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Law

New Law Tells Police To Save Their Guns

A Ruger Single Six. Sturm, Ruger & Co. is opening a gun manufacturing plant in Rockingham County.
szuppo via creative commons
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A new state law puts more restrictions on when law enforcement can destroy confiscated guns. 

Senate Bill 443 says police must now resell firearms or use them for training purposes within their departments if they can not return them to their original owners.  Authorities can only destroy confiscated guns if they are damaged or don't have a legible serial number.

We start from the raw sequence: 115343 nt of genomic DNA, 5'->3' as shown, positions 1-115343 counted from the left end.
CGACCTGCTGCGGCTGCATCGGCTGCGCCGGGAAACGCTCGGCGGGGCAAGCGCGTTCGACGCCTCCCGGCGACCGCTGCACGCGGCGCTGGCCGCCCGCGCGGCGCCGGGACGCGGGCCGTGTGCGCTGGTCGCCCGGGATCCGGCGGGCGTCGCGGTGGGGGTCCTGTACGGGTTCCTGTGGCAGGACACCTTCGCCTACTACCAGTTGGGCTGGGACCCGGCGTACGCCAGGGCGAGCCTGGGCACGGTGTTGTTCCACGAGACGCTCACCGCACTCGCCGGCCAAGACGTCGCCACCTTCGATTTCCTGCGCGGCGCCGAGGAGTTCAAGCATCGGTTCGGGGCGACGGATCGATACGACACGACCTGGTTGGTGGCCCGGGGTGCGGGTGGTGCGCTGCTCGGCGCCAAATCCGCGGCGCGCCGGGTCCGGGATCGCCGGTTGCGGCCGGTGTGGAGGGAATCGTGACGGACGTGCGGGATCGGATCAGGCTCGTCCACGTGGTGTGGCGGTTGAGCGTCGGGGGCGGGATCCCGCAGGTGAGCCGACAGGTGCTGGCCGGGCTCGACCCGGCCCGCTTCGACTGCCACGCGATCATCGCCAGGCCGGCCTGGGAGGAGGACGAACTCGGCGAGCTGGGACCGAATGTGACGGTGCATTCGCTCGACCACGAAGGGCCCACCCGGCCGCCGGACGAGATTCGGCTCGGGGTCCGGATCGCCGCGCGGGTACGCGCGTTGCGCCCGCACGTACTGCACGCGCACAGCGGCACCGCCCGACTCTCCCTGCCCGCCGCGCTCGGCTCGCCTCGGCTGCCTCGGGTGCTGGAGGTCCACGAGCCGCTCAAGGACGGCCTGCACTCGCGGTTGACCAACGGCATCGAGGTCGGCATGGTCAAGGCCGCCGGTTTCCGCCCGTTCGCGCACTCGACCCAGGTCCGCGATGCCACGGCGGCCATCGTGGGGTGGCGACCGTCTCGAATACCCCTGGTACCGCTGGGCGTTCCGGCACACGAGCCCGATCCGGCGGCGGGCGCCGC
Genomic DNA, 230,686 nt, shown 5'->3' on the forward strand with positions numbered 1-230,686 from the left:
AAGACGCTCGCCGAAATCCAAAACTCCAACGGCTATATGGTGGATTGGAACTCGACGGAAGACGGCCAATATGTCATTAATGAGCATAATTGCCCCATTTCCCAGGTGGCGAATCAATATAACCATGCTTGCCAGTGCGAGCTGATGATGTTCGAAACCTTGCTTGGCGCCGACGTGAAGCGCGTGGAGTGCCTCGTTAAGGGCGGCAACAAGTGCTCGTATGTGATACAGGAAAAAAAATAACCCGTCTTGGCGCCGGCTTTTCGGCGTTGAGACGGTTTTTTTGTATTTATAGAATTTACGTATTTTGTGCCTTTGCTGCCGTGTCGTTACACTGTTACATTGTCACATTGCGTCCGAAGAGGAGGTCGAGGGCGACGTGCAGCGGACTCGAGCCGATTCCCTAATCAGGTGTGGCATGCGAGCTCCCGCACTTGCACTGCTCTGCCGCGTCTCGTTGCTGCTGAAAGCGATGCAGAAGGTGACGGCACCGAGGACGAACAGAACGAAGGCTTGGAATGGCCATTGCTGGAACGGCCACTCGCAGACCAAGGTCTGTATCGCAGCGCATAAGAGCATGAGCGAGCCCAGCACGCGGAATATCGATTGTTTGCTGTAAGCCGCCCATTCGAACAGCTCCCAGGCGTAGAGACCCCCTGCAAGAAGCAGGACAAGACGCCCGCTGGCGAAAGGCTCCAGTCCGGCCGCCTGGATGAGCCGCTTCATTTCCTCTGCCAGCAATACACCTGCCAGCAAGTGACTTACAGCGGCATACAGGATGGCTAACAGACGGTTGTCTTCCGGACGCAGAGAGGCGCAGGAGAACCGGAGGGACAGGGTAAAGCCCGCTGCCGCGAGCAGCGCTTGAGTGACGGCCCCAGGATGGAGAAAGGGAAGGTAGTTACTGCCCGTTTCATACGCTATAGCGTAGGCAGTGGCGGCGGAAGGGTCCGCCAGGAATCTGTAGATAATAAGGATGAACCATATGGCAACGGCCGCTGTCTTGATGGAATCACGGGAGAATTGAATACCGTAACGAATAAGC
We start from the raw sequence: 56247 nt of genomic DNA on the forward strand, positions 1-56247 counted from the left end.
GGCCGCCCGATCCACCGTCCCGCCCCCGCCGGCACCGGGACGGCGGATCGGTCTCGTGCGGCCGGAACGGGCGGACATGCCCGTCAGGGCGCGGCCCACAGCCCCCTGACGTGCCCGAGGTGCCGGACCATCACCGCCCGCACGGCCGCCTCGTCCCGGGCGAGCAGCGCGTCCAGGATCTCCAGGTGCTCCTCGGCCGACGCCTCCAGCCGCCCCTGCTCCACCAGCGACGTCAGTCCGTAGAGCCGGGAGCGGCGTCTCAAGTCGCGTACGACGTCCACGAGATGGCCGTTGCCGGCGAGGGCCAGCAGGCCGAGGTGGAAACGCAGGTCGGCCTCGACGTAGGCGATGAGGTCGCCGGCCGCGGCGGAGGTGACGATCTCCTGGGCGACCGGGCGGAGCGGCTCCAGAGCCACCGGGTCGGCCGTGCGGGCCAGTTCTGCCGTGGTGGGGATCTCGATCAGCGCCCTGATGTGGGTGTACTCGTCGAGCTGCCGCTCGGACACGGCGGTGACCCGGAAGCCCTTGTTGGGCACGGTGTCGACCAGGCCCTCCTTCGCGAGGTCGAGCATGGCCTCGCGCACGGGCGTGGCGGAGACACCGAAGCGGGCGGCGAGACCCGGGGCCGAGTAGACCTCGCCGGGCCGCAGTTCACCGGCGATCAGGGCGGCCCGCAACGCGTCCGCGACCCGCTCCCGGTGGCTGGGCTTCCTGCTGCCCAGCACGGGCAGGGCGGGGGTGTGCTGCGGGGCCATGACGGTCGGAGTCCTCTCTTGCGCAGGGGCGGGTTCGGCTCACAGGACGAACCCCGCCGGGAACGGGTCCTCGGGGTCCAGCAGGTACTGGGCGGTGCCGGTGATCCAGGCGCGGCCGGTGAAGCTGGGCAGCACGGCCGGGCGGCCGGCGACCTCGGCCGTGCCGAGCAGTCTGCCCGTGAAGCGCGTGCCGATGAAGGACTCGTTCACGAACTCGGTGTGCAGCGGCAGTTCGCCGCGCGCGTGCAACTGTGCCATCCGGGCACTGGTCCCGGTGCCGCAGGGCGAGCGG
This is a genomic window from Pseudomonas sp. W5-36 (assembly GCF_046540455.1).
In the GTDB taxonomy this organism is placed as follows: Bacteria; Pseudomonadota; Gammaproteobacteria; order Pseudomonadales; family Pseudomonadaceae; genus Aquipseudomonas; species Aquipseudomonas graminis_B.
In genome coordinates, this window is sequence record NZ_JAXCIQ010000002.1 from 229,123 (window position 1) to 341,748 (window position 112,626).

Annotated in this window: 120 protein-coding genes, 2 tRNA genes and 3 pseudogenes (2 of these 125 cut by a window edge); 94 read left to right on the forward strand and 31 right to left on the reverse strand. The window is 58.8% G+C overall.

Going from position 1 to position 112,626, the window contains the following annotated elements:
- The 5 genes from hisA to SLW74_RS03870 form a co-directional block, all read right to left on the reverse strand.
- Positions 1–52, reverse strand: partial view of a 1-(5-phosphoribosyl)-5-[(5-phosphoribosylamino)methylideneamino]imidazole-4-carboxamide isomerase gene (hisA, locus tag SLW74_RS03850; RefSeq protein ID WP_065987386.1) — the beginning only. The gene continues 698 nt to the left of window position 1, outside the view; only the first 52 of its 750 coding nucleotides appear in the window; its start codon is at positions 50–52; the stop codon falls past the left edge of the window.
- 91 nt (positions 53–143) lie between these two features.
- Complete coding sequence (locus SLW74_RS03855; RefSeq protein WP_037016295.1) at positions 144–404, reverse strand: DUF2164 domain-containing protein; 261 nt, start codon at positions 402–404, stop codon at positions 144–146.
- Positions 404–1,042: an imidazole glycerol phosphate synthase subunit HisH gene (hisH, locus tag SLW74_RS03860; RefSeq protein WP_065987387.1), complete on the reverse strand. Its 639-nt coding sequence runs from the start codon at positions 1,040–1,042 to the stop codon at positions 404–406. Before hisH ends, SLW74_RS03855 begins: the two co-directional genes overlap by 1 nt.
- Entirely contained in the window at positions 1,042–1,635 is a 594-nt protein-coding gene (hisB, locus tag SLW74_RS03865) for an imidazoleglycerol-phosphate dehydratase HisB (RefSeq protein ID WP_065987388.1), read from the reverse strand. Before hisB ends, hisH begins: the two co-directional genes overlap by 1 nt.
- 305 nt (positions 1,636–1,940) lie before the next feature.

The Wilmington Police Department helped with a gun buyback program last week in which it received 67 firearms, including one assault rifle.  Wilmington Police spokeswoman Linda Rawley says the department's policy has been to destroy them.

"There's nothing to say you won't turn around and give it to someone who shouldn't have it, so there's never a guarantee.  And I think that's why it's always been safest for us to be able to destroy them," Rawley says.

"But we will follow the law and we will make sure that we abide by whatever is necessary."

Rawley says the department is still determining how the new law will affect its stockpile of weapons.  The bill got wide bipartisan support in the legislature.  Supporters say the change is fiscally responsible.  Opponents say it puts potentially dangerous weapons back on the street.

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